BTW: don't cross-contaminate stuff; clean the rotor with one rag, clean the caliper (especially the insides/around the bleed port) with another. +90% IPA is the desired stuff for Shimano; push the pistons out slightly more than they are, clean around with q-tips/pipe cleaners, then push back in and finish the insides; clean the outside of the caliper with the same, use soapy water if necessary to clean build up. Actuate the brake, and check for even piston movement; if pistons do not move equally, take a 4 piston bleed block, shave the sides down flush, and grind through ONE QUARTER of the block, halfway to the brake pad retaining pin (imagine: one side of the block L/R remains untouched. Following the imaginary centerline, remove one quadrant of the pad up to that point). Insert your prepared block into the caliper, and use it to extend one piston--clean, dry, lubricate with mineral oil, press back in--at a time, moving the block through the top/bottom, rotating as needed to exercise/lubricate all the pistons. When done, wipe down the insides with IPA to remove any remaining surface oil.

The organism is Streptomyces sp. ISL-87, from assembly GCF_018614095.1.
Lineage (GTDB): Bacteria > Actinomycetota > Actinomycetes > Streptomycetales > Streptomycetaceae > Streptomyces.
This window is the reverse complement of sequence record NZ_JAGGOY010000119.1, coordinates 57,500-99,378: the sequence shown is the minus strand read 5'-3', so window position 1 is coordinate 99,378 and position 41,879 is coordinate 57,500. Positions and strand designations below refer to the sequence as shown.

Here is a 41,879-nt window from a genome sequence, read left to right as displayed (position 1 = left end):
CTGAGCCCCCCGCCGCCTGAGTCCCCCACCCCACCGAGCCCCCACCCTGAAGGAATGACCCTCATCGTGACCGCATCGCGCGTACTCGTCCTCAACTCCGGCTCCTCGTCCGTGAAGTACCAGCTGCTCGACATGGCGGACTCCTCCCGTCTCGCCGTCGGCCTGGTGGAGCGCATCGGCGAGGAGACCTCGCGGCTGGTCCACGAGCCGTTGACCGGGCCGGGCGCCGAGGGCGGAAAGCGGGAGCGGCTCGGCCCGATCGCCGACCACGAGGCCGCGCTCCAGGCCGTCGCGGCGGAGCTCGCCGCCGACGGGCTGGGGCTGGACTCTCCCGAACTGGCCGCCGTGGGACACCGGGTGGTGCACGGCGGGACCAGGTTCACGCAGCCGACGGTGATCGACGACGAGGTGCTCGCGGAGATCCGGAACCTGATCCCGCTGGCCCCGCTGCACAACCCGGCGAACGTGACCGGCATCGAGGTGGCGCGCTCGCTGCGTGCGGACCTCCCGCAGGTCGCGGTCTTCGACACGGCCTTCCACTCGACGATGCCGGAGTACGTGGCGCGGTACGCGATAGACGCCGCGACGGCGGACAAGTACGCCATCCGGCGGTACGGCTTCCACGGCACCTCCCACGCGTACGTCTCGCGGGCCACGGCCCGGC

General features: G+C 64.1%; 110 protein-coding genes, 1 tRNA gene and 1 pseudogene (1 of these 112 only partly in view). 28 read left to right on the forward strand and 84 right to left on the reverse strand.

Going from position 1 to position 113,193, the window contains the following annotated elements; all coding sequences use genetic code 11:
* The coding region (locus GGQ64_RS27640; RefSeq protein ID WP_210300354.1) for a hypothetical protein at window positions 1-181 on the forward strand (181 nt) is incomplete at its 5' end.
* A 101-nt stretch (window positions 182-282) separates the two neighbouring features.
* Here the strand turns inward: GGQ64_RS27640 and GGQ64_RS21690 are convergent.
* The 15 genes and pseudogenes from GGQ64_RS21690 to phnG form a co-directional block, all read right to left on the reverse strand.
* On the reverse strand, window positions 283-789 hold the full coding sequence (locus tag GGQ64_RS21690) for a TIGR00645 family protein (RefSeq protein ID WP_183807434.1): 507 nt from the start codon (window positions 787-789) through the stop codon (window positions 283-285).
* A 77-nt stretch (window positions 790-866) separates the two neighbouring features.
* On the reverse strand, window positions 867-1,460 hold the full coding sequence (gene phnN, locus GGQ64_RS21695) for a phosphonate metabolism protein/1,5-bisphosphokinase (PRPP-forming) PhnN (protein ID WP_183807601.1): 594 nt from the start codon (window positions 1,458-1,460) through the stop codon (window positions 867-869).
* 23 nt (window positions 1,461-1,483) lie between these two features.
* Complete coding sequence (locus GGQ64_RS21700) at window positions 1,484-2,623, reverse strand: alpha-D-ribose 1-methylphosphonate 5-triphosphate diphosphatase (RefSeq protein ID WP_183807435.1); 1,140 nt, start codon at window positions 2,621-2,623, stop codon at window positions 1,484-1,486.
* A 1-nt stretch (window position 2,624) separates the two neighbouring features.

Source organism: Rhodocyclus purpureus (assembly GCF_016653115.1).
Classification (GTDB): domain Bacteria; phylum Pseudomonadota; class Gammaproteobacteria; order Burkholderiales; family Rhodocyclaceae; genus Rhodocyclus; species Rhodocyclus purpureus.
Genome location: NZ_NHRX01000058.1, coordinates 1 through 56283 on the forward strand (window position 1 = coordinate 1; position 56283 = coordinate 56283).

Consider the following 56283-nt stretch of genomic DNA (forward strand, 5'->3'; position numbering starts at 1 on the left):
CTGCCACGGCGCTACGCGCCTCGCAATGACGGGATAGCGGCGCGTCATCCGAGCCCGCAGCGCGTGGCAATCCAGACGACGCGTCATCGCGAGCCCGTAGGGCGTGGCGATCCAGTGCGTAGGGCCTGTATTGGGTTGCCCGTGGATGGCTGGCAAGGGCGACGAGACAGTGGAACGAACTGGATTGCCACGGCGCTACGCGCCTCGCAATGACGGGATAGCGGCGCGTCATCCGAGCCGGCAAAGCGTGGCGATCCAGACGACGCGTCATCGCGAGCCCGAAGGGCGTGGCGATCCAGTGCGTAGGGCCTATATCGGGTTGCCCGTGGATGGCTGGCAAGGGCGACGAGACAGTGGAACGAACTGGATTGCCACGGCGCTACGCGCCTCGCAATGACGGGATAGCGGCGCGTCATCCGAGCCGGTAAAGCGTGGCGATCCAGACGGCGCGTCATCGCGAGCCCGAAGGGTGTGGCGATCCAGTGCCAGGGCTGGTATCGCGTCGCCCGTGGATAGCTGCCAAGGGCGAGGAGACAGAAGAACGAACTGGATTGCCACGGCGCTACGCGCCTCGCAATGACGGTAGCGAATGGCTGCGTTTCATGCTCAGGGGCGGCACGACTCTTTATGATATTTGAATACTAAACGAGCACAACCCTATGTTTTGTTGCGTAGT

I never clean rotors unless there is something wrong with them, and I encourage others to do the same. When replacing pads with identical compound, no cleaning/roughing is necessary, but if you switch makes/compounds, you need to use 120-240 grit paper to remove the bedded in materials, which can cause squealing with the different compounds.

Check the braking surface of the pads--if dark/discolored, and a quick buff on sandpaper does not restore them to their original color, there is some kind of contaminant on them (check your fork leg for seeping oil on the bottom). Brake rotors may also have something to do with it, but that's harder to pin down. If they are discolored (bluish instead of bright silver), it can indicate heat that could have glazed them/the pads. Clean using a folded piece of 240 sandpaper, trying to maintain consistent pressure.
 

TommyF

Active Member
@Karate Monkey - Excellent advise !!! Update on todays ride. I sanded and cleaned them up at lunch time then went on the Cycle Craft Tourne ride after work. They were nice and quiet for that ride. Lets see how they behave after a few more rides. Fingers crossed.....